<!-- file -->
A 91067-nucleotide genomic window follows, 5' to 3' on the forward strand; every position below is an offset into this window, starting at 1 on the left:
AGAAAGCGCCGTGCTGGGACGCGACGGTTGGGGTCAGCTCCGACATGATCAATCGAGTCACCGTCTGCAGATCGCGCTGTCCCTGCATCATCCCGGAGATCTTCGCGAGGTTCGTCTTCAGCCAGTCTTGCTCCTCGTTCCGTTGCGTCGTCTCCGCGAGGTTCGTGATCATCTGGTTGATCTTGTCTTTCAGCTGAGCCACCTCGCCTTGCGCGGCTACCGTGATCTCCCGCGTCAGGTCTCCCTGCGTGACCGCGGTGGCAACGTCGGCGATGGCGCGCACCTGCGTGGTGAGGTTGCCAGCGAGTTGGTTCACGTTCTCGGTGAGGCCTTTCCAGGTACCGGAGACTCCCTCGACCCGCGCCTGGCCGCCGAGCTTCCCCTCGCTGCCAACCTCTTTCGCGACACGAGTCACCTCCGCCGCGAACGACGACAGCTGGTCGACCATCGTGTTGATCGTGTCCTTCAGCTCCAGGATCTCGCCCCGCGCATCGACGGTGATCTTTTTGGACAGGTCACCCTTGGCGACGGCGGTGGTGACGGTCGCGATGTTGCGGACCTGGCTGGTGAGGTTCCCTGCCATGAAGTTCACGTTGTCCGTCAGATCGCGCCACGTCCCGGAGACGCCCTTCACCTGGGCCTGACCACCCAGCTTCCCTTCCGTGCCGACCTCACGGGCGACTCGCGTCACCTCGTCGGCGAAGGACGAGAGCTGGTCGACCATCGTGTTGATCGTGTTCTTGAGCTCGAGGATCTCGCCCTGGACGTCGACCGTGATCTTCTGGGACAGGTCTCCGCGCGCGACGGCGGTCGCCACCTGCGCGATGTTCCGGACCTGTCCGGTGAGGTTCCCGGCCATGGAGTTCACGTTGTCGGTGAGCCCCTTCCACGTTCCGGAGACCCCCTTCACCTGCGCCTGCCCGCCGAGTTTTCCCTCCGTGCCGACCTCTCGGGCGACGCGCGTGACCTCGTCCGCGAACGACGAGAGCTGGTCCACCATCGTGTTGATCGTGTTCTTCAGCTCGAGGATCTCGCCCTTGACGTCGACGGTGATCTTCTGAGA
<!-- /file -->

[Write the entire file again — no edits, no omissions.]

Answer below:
A 91067-nucleotide genomic window follows, 5' to 3' on the forward strand; every position below is an offset into this window, starting at 1 on the left:
AGAAAGCGCCGTGCTGGGACGCGACGGTTGGGGTCAGCTCCGACATGATCAATCGAGTCACCGTCTGCAGATCGCGCTGTCCCTGCATCATCCCGGAGATCTTCGCGAGGTTCGTCTTCAGCCAGTCTTGCTCCTCGTTCCGTTGCGTCGTCTCCGCGAGGTTCGTGATCATCTGGTTGATCTTGTCTTTCAGCTGAGCCACCTCGCCTTGCGCGGCTACCGTGATCTCCCGCGTCAGGTCTCCCTGCGTGACCGCGGTGGCAACGTCGGCGATGGCGCGCACCTGCGTGGTGAGGTTGCCAGCGAGTTGGTTCACGTTCTCGGTGAGGCCTTTCCAGGTACCGGAGACTCCCTCGACCCGCGCCTGGCCGCCGAGCTTCCCCTCGCTGCCAACCTCTTTCGCGACACGAGTCACCTCCGCCGCGAACGACGACAGCTGGTCGACCATCGTGTTGATCGTGTCCTTCAGCTCCAGGATCTCGCCCCGCGCATCGACGGTGATCTTTTTGGACAGGTCACCCTTGGCGACGGCGGTGGTGACGGTCGCGATGTTGCGGACCTGGCTGGTGAGGTTCCCTGCCATGAAGTTCACGTTGTCCGTCAGATCGCGCCACGTCCCGGAGACGCCCTTCACCTGGGCCTGACCACCCAGCTTCCCTTCCGTGCCGACCTCACGGGCGACTCGCGTCACCTCGTCGGCGAAGGACGAGAGCTGGTCGACCATCGTGTTGATCGTGTTCTTGAGCTCGAGGATCTCGCCCTGGACGTCGACCGTGATCTTCTGGGACAGGTCTCCGCGCGCGACGGCGGTCGCCACCTGCGCGATGTTCCGGACCTGTCCGGTGAGGTTCCCGGCCATGGAGTTCACGTTGTCGGTGAGCCCCTTCCACGTTCCGGAGACCCCCTTCACCTGCGCCTGCCCGCCGAGTTTTCCCTCCGTGCCGACCTCTCGGGCGACGCGCGTGACCTCGTCCGCGAACGACGAGAGCTGGTCCACCATCGTGTTGATCGTGTTCTTCAGCTCGAGGATCTCGCCCTTGACGTCGACGGTGATCTTCTGAGA